Changes in risk margin that lower capital needs, however, could increase the competitiveness of U.K.'s insurance market. Such an approach would favor insurance or reinsurance longevity business in the U.K., since it is currently capital intensive due to the Solvency II risk margin.

Also, were a revision of the risk margin to usher capital relief into the industry, we would expect most of the excess capital to stay within the industry to support solvency levels. That said, if insurers allocated the excess capital for capital management actions, like additional dividends or growth, we cannot rule out an adverse impact on U.K. insurers' capital adequacy, as per our risk-based capital model.

Revising the matching adjustment (an upward adjustment of the risk-free interest rate for insurers with a close matching of long-term assets and liabilities) is also up for consideration. The impact of this feature is rather specific to the U.K., and we therefore believe there is room for a modified approach.

Under our analysis, we give partial consideration to the economic value of life insurance, through a maximum of 50% consideration for life value-in-force (VIF). Altering the approach to the matching adjustment might influence VIF. In addition, we would monitor the influence any change in the matching adjustment might have on the U.K. annuity market and an insurer's individual balance sheet. For instance, would deviations from the current framework incentivize or facilitate investment in riskier assets than currently allowed--such as equities or high-yield bonds or loans--we could witness additional asset risk-taking that may, in our opinion, constrain our insurers' financial risk profiles. In our risk-based capital model, for example, we apply higher risk charges to investments in real estate and private equity than we do to capital held in listed bonds.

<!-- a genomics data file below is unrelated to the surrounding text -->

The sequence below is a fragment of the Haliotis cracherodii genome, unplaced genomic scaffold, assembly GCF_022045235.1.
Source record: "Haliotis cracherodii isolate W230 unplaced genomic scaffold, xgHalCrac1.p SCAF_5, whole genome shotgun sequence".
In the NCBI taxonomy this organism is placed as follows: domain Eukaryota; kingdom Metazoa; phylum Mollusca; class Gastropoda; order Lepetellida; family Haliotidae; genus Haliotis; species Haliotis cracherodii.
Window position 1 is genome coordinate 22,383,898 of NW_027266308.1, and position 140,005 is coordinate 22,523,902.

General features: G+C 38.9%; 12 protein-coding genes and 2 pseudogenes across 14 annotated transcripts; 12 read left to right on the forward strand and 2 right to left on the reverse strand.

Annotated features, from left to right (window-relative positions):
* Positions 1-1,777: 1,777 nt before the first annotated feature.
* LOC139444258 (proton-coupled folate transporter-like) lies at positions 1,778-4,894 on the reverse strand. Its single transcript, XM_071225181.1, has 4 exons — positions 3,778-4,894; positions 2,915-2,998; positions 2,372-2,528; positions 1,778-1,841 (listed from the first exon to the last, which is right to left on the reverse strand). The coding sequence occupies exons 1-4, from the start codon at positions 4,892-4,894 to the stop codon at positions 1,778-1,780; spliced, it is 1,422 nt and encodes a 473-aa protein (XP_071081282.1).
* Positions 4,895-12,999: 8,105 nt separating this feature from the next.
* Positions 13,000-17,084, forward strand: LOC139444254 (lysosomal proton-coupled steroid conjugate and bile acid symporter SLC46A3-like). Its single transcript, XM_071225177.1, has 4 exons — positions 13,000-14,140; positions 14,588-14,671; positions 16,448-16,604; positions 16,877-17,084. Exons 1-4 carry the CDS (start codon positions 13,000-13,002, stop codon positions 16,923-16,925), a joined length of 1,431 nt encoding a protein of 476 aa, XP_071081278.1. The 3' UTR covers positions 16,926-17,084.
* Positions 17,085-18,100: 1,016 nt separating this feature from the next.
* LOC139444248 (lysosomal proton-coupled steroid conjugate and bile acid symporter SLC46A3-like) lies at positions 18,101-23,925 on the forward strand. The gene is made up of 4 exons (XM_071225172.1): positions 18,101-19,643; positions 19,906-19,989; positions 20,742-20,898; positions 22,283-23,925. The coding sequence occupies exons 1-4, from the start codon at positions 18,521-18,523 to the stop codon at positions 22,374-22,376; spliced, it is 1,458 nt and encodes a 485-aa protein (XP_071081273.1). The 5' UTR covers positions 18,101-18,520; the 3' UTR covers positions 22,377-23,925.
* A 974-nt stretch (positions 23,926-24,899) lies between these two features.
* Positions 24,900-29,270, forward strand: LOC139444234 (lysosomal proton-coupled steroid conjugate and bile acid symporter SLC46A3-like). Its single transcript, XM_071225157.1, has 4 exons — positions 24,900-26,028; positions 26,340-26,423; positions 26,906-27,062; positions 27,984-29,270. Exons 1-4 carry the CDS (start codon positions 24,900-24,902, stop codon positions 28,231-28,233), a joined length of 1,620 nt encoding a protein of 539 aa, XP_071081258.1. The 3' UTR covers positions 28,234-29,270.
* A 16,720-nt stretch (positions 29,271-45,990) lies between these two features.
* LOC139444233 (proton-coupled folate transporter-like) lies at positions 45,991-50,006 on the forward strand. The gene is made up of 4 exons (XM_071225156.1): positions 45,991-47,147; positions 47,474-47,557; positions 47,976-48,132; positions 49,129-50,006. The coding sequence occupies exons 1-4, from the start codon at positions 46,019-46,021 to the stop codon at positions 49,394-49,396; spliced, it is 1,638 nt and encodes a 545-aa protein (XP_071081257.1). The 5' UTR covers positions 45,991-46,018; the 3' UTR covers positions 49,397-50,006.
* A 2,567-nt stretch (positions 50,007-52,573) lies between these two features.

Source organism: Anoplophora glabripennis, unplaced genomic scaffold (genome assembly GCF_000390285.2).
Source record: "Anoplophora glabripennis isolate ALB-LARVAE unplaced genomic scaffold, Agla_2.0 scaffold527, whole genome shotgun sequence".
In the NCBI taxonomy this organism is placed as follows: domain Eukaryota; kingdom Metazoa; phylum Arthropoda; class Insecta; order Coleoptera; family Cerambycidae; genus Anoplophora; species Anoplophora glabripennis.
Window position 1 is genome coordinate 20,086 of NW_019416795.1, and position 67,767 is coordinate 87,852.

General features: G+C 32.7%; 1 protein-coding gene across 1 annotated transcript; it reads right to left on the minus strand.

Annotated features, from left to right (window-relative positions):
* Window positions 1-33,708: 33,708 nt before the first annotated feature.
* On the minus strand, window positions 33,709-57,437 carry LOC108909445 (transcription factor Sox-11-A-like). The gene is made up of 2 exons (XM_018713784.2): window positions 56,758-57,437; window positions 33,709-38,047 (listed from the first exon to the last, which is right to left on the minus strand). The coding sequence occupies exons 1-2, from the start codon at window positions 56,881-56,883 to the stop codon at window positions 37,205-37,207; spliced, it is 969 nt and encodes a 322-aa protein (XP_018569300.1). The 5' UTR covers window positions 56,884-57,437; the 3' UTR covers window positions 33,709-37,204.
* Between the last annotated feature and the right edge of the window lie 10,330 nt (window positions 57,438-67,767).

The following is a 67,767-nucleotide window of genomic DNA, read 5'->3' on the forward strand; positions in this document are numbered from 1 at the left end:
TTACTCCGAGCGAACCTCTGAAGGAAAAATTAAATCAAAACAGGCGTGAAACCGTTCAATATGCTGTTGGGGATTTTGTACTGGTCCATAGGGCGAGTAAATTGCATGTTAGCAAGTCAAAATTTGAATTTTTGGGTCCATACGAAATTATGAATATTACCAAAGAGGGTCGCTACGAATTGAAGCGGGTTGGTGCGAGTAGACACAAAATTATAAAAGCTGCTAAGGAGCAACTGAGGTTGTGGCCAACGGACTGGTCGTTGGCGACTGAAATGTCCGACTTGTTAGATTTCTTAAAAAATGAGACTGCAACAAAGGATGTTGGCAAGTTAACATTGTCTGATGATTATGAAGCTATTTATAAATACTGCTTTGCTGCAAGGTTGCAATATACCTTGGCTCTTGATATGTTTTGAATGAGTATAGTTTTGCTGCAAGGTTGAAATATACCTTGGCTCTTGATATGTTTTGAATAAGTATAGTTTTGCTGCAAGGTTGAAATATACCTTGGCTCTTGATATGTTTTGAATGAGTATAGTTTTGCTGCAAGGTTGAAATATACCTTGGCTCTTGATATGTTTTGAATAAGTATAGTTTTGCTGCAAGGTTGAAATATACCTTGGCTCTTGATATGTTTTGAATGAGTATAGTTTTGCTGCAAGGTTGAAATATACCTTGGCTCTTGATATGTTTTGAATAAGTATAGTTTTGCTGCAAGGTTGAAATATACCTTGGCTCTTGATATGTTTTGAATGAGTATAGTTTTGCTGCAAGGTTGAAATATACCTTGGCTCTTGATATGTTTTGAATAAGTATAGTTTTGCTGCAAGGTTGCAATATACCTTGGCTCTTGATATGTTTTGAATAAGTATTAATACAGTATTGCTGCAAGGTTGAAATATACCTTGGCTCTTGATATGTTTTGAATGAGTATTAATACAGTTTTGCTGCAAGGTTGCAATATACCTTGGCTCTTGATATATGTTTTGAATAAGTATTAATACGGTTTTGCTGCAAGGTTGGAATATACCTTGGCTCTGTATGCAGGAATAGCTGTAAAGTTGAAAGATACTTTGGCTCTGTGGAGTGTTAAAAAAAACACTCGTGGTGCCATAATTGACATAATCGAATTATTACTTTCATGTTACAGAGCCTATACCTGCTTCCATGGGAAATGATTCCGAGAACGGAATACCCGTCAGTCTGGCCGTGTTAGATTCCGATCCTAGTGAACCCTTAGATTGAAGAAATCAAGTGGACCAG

Changes in an insurer's investment portfolios can also influence our liquidity analysis. We exclude non-marketable investments such as loans, private equity, and properties from our view of liquid assets. This means an increased exposure to these assets could worsen liquidity ratios. Nevertheless, U.K. insurers enjoy healthy liquidity positions on average, typically possessing more than enough liquidity to cover expenses and obligations for a 12-month period on a stressed basis.

We note that the Treasury also proposes to review the methods for calculating the solvency capital requirement, assessed through either the standard formula or an insurer's internal models. We believe the wide use of both approaches by insurers in the U.K. and overseas means material deviations from Solvency II are unlikely. Technical changes might therefore be very specific, and main changes would likely be operational, in our opinion.

Changes Will Take Time To Materialize

Given the PRA's track record of strong industry oversight, we do not anticipate the Treasury's review will materially change our current view on the U.K. insurance market or the creditworthiness of its players. The Treasury's call for evidence is the first stage of the review and insurers' responses will need to be carefully considered before any substantial measures are announced. Consequently, we believe an update won't be immediately implemented. We will closely monitor how the review evolves and how deviations from Solvency II could affect our financial strength ratings on U.K.-based insurers.

Related Research

This report does not constitute a rating action.

Primary Credit Analyst:Charles-Marie Delpuech, London + 44 20 7176 7967;
Secondary Contact:Tatiana Grineva, London + 44 20 7176 7061;
Research Contributor:Patricia Maria Santos, London + 442071760246;